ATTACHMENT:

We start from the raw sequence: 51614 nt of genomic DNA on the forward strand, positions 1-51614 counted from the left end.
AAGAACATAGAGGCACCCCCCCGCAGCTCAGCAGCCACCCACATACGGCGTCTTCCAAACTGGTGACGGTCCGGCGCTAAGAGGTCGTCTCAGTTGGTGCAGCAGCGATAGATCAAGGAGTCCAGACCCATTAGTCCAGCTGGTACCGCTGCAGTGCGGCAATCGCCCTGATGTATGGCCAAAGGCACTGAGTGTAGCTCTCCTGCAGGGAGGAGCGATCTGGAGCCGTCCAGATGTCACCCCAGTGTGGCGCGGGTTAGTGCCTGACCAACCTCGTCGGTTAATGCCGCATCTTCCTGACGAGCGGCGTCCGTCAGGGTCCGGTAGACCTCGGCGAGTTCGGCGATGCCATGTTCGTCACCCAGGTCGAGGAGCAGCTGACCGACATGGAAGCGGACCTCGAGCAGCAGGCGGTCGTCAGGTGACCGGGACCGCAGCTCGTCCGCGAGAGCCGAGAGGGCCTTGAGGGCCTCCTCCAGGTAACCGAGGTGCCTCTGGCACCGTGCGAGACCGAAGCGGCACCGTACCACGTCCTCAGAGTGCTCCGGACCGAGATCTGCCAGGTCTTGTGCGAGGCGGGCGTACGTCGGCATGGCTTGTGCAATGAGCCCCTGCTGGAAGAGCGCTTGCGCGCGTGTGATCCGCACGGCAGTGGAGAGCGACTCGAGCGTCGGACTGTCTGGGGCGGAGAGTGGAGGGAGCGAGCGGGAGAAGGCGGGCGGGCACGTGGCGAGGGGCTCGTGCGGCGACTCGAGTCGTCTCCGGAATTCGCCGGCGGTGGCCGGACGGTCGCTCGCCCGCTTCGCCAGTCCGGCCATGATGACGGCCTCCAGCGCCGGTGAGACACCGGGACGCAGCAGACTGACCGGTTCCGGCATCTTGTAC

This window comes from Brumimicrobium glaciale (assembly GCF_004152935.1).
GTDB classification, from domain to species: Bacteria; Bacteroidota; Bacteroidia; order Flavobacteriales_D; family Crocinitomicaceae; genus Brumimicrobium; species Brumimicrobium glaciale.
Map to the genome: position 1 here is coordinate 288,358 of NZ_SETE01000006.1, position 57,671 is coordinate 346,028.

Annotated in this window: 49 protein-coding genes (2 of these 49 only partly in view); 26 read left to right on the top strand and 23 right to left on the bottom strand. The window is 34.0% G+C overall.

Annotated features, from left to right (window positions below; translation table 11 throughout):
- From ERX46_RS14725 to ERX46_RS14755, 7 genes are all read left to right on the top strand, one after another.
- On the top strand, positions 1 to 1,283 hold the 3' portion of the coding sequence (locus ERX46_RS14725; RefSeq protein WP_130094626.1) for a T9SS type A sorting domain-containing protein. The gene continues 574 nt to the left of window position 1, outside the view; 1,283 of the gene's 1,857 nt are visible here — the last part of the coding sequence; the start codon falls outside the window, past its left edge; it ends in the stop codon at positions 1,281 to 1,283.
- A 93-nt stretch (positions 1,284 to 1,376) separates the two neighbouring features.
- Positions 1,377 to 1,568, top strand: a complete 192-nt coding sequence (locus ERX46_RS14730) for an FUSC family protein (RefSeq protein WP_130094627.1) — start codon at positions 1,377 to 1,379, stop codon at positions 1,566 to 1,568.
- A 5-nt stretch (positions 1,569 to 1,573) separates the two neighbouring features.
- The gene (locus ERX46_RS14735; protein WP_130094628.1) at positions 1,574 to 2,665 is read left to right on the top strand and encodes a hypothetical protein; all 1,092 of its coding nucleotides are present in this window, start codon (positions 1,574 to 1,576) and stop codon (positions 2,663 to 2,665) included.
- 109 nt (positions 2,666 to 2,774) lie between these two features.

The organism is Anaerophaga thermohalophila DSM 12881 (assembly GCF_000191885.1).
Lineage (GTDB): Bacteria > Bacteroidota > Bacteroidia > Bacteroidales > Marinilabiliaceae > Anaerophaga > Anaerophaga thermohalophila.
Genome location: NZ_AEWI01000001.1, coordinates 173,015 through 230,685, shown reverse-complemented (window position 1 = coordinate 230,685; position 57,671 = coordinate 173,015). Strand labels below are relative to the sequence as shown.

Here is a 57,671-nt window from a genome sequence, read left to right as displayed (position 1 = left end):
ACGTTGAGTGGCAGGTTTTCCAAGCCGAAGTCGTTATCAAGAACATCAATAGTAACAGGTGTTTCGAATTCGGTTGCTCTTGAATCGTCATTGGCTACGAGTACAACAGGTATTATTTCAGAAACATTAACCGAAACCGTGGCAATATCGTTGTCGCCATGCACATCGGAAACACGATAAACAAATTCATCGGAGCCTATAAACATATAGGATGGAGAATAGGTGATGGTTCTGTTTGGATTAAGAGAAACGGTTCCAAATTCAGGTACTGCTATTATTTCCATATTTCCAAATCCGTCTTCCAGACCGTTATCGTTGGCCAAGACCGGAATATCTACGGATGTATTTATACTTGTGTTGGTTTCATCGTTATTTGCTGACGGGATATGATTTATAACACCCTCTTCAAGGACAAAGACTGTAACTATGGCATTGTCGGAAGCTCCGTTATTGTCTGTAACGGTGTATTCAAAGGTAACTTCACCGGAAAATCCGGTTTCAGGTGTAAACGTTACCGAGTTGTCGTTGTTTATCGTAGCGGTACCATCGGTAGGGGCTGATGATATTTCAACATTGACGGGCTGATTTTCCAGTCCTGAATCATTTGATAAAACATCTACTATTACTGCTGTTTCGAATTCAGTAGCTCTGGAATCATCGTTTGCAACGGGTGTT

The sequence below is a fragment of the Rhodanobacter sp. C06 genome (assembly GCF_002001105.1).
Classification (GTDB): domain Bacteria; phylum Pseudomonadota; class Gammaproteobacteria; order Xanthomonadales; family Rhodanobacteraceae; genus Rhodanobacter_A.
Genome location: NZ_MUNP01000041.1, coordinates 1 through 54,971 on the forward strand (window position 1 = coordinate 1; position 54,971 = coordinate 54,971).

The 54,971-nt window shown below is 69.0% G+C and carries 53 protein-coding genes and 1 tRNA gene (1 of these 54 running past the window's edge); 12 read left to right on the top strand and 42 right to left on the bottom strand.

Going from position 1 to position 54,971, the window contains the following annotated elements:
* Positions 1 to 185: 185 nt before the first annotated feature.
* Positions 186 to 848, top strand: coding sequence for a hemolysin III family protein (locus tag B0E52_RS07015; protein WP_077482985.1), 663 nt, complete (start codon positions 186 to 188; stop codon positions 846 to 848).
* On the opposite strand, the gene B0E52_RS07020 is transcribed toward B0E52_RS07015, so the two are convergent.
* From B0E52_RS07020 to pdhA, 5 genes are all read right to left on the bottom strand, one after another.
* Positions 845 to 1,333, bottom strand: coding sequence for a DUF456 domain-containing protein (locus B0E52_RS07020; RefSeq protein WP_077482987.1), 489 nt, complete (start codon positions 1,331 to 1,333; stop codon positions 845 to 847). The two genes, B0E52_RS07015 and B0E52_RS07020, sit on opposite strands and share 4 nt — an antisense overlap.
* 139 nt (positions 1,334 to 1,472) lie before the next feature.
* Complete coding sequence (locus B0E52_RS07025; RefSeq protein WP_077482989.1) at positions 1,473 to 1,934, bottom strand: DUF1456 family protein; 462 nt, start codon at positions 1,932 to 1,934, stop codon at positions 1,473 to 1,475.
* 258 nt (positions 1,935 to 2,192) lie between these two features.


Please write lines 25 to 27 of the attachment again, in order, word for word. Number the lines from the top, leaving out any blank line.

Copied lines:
* Positions 1 to 185: 185 nt before the first annotated feature.
* Positions 186 to 848, top strand: coding sequence for a hemolysin III family protein (locus tag B0E52_RS07015; protein WP_077482985.1), 663 nt, complete (start codon positions 186 to 188; stop codon positions 846 to 848).
* On the opposite strand, the gene B0E52_RS07020 is transcribed toward B0E52_RS07015, so the two are convergent.